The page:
These Dawn FC (framing camera) images show the ~20km diameter Numisia crater, after which Numisia quadrangle is named. The left image is an albedo image, which is taken directly through the clear filter of the FC. Such an image shows the albedo (eg. brightness/ darkness) of the surface. The right image uses the same albedo image as its base but then a color-coded height representation of the topography is overlain onto it. The topography is calculated from a set of images that were observed from different viewing directions, allowing stereo reconstruction. The various colors correspond to the height of the area. The white area at the top of the image is the highest area and the blue area in the center of Numisia crater is the lowest area. The color-coded height image shows that Numisia crater impacted a relatively high (colored red) area and that Numisia crater is reasonably deep with steep sides. A smaller, more degraded impact crater, underneath Numisia crater to the right, is more clearly visible in the color-coded height image than in the albedo image. In the albedo image both dark and bright material is seen cropping out of and slumping down into Numisia crater.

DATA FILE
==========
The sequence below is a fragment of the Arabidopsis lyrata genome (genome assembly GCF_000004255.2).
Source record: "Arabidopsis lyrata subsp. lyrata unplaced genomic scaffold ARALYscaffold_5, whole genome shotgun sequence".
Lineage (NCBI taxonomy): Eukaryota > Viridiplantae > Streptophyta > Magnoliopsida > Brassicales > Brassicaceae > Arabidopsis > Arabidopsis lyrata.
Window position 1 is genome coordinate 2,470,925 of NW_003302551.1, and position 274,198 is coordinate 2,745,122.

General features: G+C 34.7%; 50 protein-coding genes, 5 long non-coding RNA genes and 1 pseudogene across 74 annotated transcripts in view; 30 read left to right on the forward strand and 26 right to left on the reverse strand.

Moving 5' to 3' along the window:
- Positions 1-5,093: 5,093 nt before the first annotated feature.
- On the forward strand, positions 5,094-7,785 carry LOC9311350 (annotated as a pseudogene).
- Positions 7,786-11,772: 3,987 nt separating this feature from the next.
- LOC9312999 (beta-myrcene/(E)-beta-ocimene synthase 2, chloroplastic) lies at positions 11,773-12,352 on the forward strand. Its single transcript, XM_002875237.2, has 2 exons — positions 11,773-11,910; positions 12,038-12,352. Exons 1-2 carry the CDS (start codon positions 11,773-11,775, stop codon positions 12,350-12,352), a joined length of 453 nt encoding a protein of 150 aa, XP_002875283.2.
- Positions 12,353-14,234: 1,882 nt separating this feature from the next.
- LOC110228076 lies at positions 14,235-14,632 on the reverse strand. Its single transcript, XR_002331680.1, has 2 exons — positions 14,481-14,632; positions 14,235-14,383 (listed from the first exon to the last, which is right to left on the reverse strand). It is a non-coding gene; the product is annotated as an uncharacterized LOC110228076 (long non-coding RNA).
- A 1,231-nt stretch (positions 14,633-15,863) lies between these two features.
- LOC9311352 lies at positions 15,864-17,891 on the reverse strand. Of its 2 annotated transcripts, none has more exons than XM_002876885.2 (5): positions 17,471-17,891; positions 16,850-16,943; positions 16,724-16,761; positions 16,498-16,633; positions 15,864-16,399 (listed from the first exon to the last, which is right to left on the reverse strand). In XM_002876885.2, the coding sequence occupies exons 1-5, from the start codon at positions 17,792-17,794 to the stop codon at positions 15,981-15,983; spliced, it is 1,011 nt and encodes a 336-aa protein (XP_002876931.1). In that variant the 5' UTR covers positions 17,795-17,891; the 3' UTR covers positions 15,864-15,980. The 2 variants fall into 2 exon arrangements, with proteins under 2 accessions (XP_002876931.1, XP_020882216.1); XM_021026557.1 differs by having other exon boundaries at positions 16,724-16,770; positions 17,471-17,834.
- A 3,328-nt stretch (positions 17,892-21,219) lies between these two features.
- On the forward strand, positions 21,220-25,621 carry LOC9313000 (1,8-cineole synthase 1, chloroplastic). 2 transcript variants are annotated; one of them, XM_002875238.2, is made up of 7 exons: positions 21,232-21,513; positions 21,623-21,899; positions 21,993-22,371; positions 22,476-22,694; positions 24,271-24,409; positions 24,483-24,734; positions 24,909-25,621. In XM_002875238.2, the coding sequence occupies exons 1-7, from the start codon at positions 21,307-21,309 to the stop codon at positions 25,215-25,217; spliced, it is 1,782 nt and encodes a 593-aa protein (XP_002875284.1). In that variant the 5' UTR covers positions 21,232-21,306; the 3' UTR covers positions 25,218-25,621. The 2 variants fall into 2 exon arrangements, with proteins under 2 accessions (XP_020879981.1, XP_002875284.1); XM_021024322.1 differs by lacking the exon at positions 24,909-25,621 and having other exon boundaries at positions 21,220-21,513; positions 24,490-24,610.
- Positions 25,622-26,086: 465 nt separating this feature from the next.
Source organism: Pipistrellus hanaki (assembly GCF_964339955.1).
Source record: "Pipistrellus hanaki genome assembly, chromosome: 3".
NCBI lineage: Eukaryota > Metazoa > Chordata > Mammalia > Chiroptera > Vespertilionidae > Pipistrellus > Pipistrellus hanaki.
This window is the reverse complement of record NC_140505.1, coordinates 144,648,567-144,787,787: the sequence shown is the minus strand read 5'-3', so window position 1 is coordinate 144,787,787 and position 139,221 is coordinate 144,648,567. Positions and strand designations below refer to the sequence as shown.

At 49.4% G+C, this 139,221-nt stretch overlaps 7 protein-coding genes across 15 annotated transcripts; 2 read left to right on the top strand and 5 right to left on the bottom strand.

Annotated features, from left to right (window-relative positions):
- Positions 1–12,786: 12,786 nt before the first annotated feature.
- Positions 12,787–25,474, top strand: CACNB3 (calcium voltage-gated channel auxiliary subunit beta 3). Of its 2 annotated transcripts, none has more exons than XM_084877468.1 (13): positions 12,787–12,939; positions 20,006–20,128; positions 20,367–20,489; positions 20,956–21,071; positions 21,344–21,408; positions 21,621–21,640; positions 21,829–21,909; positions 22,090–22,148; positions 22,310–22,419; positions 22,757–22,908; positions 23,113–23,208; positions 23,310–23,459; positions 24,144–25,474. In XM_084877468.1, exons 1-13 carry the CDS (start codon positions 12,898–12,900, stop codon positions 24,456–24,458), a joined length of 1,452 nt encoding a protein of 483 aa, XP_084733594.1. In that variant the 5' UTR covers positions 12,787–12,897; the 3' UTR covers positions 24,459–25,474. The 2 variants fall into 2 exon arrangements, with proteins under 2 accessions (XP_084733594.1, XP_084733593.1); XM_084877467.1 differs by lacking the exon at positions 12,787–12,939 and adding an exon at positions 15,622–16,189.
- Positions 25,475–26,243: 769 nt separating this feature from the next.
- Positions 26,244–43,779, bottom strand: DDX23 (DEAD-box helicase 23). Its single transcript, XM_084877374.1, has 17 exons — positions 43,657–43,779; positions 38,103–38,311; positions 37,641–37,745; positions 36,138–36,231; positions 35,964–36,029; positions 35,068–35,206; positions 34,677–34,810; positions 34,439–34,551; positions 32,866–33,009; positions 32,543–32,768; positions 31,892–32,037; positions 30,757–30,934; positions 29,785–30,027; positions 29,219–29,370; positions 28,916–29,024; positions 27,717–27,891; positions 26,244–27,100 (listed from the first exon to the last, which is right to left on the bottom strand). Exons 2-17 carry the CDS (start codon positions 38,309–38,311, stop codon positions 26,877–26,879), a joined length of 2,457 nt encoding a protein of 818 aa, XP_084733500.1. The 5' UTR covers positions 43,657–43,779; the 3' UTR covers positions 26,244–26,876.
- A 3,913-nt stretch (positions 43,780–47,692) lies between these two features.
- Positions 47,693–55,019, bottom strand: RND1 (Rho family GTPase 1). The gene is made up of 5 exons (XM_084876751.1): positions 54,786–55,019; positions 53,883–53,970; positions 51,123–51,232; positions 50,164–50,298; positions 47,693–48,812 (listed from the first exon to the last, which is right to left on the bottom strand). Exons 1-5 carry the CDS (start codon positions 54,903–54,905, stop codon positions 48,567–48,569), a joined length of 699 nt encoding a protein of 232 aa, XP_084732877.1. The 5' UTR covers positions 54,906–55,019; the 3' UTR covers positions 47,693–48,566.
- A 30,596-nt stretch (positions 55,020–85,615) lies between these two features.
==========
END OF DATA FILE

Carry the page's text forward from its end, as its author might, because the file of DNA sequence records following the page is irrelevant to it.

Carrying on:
These images are located in Vesta’s Numisia quadrangle and the center latitude and longitude of the image is 5.9°S, 248.2°E. NASA’s Dawn spacecraft obtained this image with its framing camera on October 21st 2011. This image was taken through the camera’s clear filter. The distance to the surface of Vesta is 700 km and the image has a resolution of about 70 meters per pixel. This image was acquired during the HAMO (High Altitude Mapping Orbit) phase of the mission. The images are lambert-azimuthal map projected.
The Dawn mission to Vesta and Ceres is managed by NASA’s Jet Propulsion Laboratory, a division of the California Institute of Technology in Pasadena, for NASA’s Science Mission Directorate, Washington D.C.. UCLA is responsible for overall Dawn mission science. The Dawn framing cameras have been developed and built under the leadership of the Max Planck Institute for Solar System Research, Katlenburg-Lindau, Germany, with significant contributions by DLR German Aerospace Center, Institute of Planetary Research, Berlin, and in coordination with the Institute of Computer and Communication Network Engineering, Braunschweig. The Framing Camera project is funded by the Max Planck Society, DLR, and NASA/JPL.
More information about Dawn is online at http://dawn.jpl.nasa.gov.
Image credit: NASA/JPL-Caltech/UCLA/MPS/DLR/IDA